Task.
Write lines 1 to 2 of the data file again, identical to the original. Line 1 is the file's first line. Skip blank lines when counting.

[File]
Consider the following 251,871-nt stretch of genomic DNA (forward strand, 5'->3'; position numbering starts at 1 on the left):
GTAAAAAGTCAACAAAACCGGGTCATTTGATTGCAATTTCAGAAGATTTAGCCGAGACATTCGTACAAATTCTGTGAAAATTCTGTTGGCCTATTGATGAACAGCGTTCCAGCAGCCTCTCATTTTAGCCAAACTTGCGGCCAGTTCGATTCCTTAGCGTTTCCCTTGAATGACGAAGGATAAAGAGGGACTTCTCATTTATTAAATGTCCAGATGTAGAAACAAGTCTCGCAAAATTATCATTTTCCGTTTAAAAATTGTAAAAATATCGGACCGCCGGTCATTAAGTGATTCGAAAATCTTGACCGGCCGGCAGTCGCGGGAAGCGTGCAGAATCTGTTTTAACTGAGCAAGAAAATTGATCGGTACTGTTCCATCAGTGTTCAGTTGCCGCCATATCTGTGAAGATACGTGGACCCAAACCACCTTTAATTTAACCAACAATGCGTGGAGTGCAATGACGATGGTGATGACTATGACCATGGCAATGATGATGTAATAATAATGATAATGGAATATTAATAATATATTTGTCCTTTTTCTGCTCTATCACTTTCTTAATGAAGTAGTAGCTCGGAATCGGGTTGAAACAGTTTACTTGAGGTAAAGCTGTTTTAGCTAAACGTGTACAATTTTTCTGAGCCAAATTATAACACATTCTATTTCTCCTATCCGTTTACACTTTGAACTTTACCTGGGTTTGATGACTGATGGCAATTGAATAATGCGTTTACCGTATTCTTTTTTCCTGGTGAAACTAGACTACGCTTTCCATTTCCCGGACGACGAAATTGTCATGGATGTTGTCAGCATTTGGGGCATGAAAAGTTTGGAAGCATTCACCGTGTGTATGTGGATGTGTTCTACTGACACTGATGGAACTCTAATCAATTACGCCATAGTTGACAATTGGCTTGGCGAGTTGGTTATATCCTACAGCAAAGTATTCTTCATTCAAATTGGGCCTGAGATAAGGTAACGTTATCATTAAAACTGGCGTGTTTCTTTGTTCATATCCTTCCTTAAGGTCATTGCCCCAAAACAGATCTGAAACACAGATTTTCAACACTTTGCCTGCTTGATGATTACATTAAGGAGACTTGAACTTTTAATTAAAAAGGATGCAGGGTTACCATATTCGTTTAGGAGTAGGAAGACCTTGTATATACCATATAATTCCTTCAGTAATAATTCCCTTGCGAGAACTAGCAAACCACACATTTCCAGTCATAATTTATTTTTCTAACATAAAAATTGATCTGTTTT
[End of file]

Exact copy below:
Consider the following 251,871-nt stretch of genomic DNA (forward strand, 5'->3'; position numbering starts at 1 on the left):
GTAAAAAGTCAACAAAACCGGGTCATTTGATTGCAATTTCAGAAGATTTAGCCGAGACATTCGTACAAATTCTGTGAAAATTCTGTTGGCCTATTGATGAACAGCGTTCCAGCAGCCTCTCATTTTAGCCAAACTTGCGGCCAGTTCGATTCCTTAGCGTTTCCCTTGAATGACGAAGGATAAAGAGGGACTTCTCATTTATTAAATGTCCAGATGTAGAAACAAGTCTCGCAAAATTATCATTTTCCGTTTAAAAATTGTAAAAATATCGGACCGCCGGTCATTAAGTGATTCGAAAATCTTGACCGGCCGGCAGTCGCGGGAAGCGTGCAGAATCTGTTTTAACTGAGCAAGAAAATTGATCGGTACTGTTCCATCAGTGTTCAGTTGCCGCCATATCTGTGAAGATACGTGGACCCAAACCACCTTTAATTTAACCAACAATGCGTGGAGTGCAATGACGATGGTGATGACTATGACCATGGCAATGATGATGTAATAATAATGATAATGGAATATTAATAATATATTTGTCCTTTTTCTGCTCTATCACTTTCTTAATGAAGTAGTAGCTCGGAATCGGGTTGAAACAGTTTACTTGAGGTAAAGCTGTTTTAGCTAAACGTGTACAATTTTTCTGAGCCAAATTATAACACATTCTATTTCTCCTATCCGTTTACACTTTGAACTTTACCTGGGTTTGATGACTGATGGCAATTGAATAATGCGTTTACCGTATTCTTTTTTCCTGGTGAAACTAGACTACGCTTTCCATTTCCCGGACGACGAAATTGTCATGGATGTTGTCAGCATTTGGGGCATGAAAAGTTTGGAAGCATTCACCGTGTGTATGTGGATGTGTTCTACTGACACTGATGGAACTCTAATCAATTACGCCATAGTTGACAATTGGCTTGGCGAGTTGGTTATATCCTACAGCAAAGTATTCTTCATTCAAATTGGGCCTGAGATAAGGTAACGTTATCATTAAAACTGGCGTGTTTCTTTGTTCATATCCTTCCTTAAGGTCATTGCCCCAAAACAGATCTGAAACACAGATTTTCAACACTTTGCCTGCTTGATGATTACATTAAGGAGACTTGAACTTTTAATTAAAAAGGATGCAGGGTTACCATATTCGTTTAGGAGTAGGAAGACCTTGTATATACCATATAATTCCTTCAGTAATAATTCCCTTGCGAGAACTAGCAAACCACACATTTCCAGTCATAATTTATTTTTCTAACATAAAAATTGATCTGTTTT